In 2014 Future Islands bulldozed their way into our collective consciousness with a performance so affecting and powerful that everyone, including your own mother, could be heard (generally from behind closed doors) straining their vocal chords into their first ever doom growl. It was a performance so persuasive and compelling that people, including Late Night host David Letterman, could barely contain their astonishment that they were hearing this band for the first time.
That performance also proved to be a powerful catalyst. Seasons (Waiting on You) was named best track of the year by Pitchfork, NME and SPIN and the accompanying album Singles was both a commercial and critical success.
The Far Field is the band’s highly anticipated follow-up and it hits like a hurricane; just perhaps not the hurricane you were expecting.
The Far Field from Future Islands is an emotional tour de force, focusing on grief and heartbreak with uncommon clarity and maturity.
For those familiar with Future Islands, the music on The Far Field will not be particularly surprising. The band continue with their trademark synth-pop that drives and swells in lush, glorious fashion. That said, a few tweaks have been made to their already winning formula.
This is the first Future Islands album to feature live drums, and while not attention grabbing, they contribute nicely to the established rhythm section. Some tasteful string arrangements are also present on a number of tracks, however, when mixed in with the ever present synths they rarely come to the fore.
It’s an important feature of the band’s sound that individual musical elements are seldom placed on a pedestal. The underlying philosophy is that of a well oiled, communistic machine.
Each part combines to create a balanced and unified whole. Each part, that is, except for one.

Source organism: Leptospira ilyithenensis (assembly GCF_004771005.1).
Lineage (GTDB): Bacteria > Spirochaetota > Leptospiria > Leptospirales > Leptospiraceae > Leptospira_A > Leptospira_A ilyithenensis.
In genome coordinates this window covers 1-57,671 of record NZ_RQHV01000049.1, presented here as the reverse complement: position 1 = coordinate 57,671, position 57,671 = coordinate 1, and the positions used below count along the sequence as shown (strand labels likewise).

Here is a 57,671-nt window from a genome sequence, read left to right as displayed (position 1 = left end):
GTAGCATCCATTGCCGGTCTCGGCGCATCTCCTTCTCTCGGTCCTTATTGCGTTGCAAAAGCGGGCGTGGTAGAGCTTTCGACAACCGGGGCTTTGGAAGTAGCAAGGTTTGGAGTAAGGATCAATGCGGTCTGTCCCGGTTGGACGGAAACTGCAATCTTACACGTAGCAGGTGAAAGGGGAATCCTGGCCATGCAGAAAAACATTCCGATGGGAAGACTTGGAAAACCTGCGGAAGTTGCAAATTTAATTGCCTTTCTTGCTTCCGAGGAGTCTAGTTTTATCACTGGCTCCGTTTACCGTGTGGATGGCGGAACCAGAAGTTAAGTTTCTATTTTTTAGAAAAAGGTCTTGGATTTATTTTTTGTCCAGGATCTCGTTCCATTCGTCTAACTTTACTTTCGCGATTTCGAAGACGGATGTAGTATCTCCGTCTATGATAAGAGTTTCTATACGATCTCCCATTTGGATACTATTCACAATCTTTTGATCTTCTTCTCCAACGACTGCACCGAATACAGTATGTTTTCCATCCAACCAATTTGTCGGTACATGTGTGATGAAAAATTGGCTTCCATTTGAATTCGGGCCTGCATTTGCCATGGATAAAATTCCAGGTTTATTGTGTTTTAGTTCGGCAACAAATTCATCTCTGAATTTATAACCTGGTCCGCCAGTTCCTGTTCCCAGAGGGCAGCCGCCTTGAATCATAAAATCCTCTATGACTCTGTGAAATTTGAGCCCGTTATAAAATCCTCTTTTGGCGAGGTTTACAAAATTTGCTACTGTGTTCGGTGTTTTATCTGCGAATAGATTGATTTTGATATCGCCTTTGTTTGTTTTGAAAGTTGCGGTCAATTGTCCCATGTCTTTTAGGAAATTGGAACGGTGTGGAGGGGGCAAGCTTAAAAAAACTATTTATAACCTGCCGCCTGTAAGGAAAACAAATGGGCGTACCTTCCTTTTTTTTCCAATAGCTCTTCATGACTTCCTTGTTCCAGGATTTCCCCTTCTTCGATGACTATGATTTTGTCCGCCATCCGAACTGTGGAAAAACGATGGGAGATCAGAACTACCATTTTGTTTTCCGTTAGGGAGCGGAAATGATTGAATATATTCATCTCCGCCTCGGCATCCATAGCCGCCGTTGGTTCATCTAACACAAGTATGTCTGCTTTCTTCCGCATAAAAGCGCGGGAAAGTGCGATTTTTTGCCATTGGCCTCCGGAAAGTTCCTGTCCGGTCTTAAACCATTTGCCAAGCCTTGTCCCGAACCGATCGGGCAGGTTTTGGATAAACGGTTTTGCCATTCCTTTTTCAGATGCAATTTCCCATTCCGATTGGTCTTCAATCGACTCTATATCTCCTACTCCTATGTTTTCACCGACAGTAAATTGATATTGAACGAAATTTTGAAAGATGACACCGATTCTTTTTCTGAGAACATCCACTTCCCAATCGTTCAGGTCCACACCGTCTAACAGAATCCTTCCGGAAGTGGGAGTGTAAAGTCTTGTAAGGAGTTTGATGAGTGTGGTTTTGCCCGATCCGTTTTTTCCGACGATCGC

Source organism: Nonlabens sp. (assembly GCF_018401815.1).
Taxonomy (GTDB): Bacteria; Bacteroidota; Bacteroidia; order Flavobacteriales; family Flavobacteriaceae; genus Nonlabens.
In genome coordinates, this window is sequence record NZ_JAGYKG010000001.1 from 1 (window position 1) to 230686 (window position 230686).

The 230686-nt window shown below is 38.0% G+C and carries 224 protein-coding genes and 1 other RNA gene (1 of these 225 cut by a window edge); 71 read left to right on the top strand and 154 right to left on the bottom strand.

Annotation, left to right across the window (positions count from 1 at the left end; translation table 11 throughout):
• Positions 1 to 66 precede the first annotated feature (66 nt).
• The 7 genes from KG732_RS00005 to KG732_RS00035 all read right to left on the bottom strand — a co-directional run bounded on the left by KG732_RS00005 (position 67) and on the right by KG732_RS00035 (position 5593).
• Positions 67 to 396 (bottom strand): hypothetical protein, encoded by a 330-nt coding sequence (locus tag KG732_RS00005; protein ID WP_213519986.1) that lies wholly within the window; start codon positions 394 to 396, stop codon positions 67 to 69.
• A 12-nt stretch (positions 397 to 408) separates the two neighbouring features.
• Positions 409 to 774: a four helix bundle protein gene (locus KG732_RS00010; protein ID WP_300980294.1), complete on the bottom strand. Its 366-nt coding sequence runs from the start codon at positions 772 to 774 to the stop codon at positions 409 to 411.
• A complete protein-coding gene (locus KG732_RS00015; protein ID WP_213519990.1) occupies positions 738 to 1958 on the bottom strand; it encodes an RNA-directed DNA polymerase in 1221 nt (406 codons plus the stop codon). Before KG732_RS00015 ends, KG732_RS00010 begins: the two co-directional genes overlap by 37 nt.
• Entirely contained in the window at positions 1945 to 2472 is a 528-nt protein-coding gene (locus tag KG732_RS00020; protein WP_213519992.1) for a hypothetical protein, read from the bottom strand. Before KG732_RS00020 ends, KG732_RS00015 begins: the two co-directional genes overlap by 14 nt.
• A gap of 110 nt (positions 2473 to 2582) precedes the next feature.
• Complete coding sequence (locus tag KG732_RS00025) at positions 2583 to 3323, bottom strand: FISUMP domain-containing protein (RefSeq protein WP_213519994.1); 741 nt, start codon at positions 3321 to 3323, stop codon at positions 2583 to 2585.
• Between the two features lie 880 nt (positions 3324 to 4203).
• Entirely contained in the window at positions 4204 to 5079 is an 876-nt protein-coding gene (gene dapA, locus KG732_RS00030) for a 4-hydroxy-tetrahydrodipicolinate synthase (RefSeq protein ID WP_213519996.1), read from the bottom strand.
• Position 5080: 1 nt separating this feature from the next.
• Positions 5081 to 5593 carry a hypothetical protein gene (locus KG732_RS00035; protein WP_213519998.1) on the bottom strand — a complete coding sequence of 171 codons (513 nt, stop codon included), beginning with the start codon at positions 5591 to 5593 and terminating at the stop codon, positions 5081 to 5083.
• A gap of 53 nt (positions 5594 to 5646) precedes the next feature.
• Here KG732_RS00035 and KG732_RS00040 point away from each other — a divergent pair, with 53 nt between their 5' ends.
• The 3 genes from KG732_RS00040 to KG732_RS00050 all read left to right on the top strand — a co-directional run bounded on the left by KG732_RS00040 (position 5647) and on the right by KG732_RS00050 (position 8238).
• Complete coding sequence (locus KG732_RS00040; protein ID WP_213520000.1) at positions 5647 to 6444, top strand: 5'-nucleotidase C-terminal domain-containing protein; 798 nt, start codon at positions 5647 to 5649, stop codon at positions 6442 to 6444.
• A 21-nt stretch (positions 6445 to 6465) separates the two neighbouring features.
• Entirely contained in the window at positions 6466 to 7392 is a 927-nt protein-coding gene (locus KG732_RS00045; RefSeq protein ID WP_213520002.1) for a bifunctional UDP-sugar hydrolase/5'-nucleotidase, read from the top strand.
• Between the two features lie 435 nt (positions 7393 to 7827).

Samuel Herring is a dynamic frontman capable of vocal feats most wouldn’t dare try. He is a force of nature that could tear the whole place apart if he wanted to, and it would be impressive as hell. However, his greatest strength, and indeed that of the whole band, is that despite his fire he never loses sight of the sun.
He has a songwriter’s heart despite his obvious prowess as a performer, and his restraint makes the album all the more profound.
When an album spends as much time examining heartbreak as this one, it’s not uncommon that a certain degree of nastiness finds its way into the lyrics. Accusations and feelings of angst are understandable when an artist is writing from a place of such vulnerability.
However, it’s to Herring’s credit that the lyrics of The Far Field rarely succumb to this trope.
He conducts himself with dignity, despite his bruised heart, and this ultimately leads to a more complex and rewarding experience for the listener. This notion is beautifully present when Herring sings;
“I just wonder if I’m on her mind,
As she’s on mine all the time,
And I want her to know that I’m on her side”
This exposes the emotional core of The Far Field, and inadvertently the healing potential of art. I can think of no greater reason to recommend an album. Especially when, in this case, the music that propels the sentiment is so emphatic and elegant.